We’ll hear it said by many that Anderson has grown far too smarty-pants clever for his own good. Certainly his exacting control over every element will strike some as nauseatingly twee. For instance: Paltrow doesn’t just smoke; Anderson takes to show that by God she smokes unfiltered Sweet Aftons. And no one here seems to drive – rusted-out old gypsy cabs (in Andersonville, the cab company is actually called Gypsy Cabs) are the only way to make it to the “375th Street Y.” This is an insular world of pink slacks and purple turtlenecks, a contemporary setting fitted out with ancient TVs and computers, all of them probably borrowed from Anderson’s personal collection. Oh, and don’t leave out the record players.
Attention must be paid to Anderson’s masterful way with music; speaking of genius, music supervisor Randall Poster deserves some kind of award for his fancy footwork here. Anderson is nothing if not a soul-deep rock fetishist, and he never falls back on the obvious Hollywood choices (“My Girl,” anyone?). “Rushmore” had one of the better song soundtracks of the ’90s, but here Anderson outdoes even High Fidelity and Almost Famous in the music-geek department. But he doesn’t just lard his soundtrack with oldies – he slows scenes down or speeds them up to make them work with his selections, creating lovely little mood pieces within the overall scheme. The Ramones, the Clash, the Beach Boys, Elliott Smith, Donovan, Nico and Pauls McCartney and Simon all show up for the party. They even make room for Erik Satie. And as if all the songs weren’t enough, composer Mark Mothersbaugh, the big brain behind Devo, has become quite the composer in his own right.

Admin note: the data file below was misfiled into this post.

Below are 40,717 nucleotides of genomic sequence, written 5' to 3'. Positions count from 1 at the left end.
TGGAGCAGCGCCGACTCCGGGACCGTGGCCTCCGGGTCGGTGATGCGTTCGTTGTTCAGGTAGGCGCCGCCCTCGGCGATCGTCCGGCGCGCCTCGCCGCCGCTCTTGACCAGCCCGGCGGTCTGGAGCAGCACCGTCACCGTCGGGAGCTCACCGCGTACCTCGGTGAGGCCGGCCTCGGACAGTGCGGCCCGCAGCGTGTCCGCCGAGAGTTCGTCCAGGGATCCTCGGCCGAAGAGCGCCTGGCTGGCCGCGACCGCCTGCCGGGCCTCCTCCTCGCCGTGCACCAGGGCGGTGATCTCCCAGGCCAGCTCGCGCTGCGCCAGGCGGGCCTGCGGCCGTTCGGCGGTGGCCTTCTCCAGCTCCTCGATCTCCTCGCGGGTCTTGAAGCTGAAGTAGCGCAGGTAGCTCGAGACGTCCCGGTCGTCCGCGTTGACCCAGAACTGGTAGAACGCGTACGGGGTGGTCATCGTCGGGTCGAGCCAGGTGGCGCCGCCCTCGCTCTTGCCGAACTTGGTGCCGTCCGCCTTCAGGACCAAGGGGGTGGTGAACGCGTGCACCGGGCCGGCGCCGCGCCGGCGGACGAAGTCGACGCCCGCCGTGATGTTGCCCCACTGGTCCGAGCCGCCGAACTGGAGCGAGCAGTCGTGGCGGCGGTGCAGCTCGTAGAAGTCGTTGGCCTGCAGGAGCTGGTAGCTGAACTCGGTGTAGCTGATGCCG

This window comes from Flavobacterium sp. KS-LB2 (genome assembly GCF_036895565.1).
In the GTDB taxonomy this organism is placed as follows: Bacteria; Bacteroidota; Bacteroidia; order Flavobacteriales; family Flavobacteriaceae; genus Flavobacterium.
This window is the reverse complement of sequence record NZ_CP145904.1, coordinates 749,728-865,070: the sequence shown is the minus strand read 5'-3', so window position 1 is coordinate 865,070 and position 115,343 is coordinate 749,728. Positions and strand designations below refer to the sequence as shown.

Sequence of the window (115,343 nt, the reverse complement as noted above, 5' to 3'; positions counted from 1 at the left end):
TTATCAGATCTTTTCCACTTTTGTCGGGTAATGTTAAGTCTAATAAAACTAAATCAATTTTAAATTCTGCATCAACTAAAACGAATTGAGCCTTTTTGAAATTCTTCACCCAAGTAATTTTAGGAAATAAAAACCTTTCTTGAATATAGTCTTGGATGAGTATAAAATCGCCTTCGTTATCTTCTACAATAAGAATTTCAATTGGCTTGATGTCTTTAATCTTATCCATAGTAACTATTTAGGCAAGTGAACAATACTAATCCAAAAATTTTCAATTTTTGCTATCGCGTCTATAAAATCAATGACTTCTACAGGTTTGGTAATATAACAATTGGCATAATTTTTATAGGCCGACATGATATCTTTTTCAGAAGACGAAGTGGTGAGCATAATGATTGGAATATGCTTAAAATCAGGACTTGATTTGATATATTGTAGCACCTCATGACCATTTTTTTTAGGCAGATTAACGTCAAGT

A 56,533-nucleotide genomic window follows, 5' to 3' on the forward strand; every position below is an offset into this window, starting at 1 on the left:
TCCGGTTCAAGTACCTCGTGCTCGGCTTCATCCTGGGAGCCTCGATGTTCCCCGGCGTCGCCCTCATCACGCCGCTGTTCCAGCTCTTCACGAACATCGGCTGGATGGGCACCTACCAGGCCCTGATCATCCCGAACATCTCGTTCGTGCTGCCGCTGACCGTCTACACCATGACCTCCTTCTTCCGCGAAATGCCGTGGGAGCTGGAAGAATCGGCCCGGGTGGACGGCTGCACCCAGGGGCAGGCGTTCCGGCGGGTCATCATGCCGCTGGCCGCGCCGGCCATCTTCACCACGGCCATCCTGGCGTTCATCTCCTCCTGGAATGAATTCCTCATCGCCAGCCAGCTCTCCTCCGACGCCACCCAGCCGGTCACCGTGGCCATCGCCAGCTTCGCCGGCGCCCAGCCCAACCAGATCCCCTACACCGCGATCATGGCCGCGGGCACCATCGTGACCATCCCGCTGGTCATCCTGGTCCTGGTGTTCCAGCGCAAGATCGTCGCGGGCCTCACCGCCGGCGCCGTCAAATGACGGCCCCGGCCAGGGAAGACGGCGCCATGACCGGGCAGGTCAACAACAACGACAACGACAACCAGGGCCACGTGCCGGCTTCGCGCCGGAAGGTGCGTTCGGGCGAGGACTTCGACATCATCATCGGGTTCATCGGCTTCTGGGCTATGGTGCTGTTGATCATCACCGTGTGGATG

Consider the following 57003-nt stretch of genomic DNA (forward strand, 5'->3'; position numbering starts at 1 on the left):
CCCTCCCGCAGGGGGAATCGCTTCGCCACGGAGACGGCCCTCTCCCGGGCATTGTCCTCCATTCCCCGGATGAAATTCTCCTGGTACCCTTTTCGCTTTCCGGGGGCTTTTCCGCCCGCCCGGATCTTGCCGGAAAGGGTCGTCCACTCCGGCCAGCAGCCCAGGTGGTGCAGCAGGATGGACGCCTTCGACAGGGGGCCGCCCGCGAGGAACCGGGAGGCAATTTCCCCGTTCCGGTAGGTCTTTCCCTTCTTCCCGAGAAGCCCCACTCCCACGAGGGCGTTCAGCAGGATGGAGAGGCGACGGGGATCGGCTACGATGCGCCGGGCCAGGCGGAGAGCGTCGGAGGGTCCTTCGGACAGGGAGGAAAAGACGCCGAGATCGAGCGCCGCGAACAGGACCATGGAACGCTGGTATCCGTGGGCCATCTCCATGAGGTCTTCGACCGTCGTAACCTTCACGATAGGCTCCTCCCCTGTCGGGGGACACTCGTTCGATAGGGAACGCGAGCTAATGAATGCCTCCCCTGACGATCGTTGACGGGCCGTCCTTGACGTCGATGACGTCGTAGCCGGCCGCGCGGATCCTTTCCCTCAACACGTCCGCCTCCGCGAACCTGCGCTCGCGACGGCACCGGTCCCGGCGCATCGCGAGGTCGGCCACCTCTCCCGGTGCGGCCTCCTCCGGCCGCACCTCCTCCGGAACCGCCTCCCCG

As with a couple of 2001’s other visionary works, Moulin Rouge and Waking Life, you’ll forgive “The Royal Tenenbaums” its excesses because you’ve never seen anything like it – unless, of course, you’re one of the lucky few who’ve seen “Bottle Rocket” and Rushmore. Sure, the eccentricity knows no bounds. True, it can all be a bit anal and airless at times. But somehow Anderson creates his little worlds in a way that, while consistently precious, is never pretentious. It’s too much fun for that. And while every member of his cast, including regulars Seymour Cassel and the inimitable Kumar Pallana, are dressed like buffoons and made to play characters who aren’t particularly recognizable as human beings, they all manage to do something like career-best work.
Therein lies the magic. Wes Anderson simply has a unique way of looking at the world, and through him the ridiculous is made sublime. He has a hell of a distinctive style for someone his age. It would appear he might even be some kind of goddamn genius himself.

Leave a Reply

Your email address will not be published. Required fields are marked *

Join our Film Threat Newsletter

Newsletter Icon